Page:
DILEMMA: What do I give the staff for Christmas? Last year's internet hampers bombed completely. Most didn't receive them; others didn't like what was in them. The complaints were horrendous and the cost of dealing with the hassle was almost as much as the hampers. Perhaps I shouldn't even bother.
ISSUES: Why bother is a good question if you think the cost and hassle outweigh the perceived value. But is it really such a bad idea, or are you letting last year's cock-up get to you? Remember that staff will be expecting another gift this Christmas and they'll be hoping for an improvement on last year's fiasco.
Much has changed since paternalistic Victorian owners gave low-paid workers an item of food to ensure they had something of luxury for Christmas.
In today's post-voucher period, expectations are higher and gifts range from the carefully considered to the carelessly naff.
The worst I've heard was the boss who gave employees an ashtray embossed with the company logo, whether they were smokers or not. A definite winner of the fluffy slipper award! The best was the boss who bought each of his staff a different book that reflected their interests. It showed he knew and cared about them - yet the cost was minimal.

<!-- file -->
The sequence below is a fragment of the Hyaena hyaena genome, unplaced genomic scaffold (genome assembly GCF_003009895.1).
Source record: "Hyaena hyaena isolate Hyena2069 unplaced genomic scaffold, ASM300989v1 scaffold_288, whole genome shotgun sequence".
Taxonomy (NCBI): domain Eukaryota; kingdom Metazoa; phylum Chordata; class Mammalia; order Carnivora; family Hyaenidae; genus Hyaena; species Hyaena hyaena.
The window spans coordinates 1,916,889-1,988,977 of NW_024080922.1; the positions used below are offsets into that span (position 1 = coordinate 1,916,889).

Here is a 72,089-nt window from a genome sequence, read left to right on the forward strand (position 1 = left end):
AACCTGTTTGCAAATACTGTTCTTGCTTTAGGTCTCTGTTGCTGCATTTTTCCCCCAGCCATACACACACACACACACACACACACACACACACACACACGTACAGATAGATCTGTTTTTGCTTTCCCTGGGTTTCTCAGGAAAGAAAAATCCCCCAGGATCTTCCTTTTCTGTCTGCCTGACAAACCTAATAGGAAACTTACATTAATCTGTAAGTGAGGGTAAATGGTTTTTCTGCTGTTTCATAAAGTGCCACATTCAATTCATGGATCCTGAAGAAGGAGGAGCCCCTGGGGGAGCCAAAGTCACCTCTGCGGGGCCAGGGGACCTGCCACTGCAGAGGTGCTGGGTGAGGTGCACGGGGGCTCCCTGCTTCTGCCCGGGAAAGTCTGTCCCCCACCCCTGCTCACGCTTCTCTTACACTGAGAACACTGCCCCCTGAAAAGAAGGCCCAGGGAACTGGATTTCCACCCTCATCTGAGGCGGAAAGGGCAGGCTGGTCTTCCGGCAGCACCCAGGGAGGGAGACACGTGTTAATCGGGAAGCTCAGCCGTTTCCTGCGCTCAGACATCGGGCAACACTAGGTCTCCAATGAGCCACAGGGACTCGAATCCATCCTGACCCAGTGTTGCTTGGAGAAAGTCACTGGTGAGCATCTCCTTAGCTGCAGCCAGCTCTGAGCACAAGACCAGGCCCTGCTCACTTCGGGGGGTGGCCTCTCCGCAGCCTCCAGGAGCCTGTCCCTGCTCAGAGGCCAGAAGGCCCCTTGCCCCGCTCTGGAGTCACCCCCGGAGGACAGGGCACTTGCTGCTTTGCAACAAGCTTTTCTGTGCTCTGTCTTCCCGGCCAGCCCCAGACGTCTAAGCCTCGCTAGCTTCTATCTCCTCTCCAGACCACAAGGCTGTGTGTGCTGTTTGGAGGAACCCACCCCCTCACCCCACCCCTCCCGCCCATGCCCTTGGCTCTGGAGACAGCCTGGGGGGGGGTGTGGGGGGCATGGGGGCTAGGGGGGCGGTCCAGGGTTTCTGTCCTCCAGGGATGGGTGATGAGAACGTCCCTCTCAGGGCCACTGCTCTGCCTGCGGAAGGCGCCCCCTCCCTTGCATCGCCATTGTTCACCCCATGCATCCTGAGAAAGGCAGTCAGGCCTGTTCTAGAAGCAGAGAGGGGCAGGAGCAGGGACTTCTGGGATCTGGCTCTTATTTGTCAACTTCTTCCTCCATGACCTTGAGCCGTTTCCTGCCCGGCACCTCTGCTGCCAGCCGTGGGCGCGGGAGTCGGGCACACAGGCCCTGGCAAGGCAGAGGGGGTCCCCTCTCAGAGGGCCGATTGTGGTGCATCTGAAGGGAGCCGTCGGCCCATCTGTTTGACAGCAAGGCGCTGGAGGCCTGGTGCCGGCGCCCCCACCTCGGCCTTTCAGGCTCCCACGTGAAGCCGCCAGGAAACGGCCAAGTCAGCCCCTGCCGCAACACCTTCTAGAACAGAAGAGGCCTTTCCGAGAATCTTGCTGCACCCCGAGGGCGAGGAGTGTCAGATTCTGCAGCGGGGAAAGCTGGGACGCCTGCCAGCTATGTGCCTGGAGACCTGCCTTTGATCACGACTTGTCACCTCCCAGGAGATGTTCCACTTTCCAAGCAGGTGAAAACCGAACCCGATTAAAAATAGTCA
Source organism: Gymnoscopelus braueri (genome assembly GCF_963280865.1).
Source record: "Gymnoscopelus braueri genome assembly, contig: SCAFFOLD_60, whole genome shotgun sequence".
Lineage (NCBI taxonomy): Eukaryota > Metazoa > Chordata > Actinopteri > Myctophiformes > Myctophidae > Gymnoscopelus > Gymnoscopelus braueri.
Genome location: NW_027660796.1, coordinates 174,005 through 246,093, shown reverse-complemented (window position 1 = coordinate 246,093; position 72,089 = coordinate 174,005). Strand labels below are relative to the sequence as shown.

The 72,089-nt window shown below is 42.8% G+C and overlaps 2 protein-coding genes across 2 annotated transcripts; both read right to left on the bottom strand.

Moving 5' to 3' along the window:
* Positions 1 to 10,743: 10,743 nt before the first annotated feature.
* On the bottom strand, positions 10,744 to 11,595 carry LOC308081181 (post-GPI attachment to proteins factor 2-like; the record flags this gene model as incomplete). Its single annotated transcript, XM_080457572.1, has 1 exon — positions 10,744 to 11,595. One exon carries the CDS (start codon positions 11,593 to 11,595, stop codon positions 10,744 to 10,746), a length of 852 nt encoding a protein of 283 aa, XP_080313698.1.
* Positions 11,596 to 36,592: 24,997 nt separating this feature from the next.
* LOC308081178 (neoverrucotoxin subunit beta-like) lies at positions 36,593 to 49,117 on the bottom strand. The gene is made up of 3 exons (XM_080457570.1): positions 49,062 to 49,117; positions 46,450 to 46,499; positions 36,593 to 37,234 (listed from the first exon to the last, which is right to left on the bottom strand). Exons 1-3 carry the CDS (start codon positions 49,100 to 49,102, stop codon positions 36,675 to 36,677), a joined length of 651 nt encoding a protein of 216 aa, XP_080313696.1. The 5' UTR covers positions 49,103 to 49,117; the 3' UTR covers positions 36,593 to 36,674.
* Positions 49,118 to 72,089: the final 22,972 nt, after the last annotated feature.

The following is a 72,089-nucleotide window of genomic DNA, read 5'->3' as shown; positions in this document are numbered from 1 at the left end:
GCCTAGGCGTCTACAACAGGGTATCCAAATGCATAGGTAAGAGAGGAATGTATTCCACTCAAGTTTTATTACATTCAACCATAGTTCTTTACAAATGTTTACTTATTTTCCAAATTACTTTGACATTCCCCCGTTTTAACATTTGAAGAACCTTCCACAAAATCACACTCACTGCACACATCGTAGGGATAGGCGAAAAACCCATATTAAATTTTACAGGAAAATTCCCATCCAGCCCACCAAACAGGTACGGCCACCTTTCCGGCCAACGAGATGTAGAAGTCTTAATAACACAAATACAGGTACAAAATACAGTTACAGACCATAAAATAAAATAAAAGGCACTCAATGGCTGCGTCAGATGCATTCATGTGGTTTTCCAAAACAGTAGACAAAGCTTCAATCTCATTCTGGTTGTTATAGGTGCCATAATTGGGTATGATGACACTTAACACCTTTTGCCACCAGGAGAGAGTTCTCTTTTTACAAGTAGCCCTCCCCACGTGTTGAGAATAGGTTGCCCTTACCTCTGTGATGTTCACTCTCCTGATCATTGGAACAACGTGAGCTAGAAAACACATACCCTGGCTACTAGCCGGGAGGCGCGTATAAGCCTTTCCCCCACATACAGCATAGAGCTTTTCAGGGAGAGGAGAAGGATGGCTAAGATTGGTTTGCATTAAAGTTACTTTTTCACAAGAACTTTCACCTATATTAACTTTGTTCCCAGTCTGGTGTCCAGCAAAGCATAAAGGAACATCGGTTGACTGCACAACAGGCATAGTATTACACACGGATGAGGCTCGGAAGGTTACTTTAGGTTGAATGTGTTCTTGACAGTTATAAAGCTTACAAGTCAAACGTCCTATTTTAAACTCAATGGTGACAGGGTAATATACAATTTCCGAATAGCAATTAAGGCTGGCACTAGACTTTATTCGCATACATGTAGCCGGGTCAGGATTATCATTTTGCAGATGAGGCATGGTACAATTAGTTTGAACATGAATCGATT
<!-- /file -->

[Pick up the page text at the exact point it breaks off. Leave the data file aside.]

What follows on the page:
It is obviously much easier to choose appropriate and more personal presents in a smaller company. Finding a universally appreciated gift for a larger staff, and/or one that is diverse in age, culture and religion, is much trickier. Although many may not celebrate Christmas, it is a good working assumption that they will still want the present. Remember too that the effort you make may be valued more than the gift. When it comes to how much you will spend, don't forget distribution costs. You could also give cash, but this seems a cop-out - and is never enough.
- Be clear why you are giving a Christmas gift - and don't be afraid not to.
- Decide how much you want to spend.
- Don't spend more on distribution than on the gift.
- Whatever the category, make it luxury and make the effort.
- Last but not least, why not just say it's all too difficult and announce that you will give a cheque to charity - and let the staff vote to choose which one from among three of your favourites.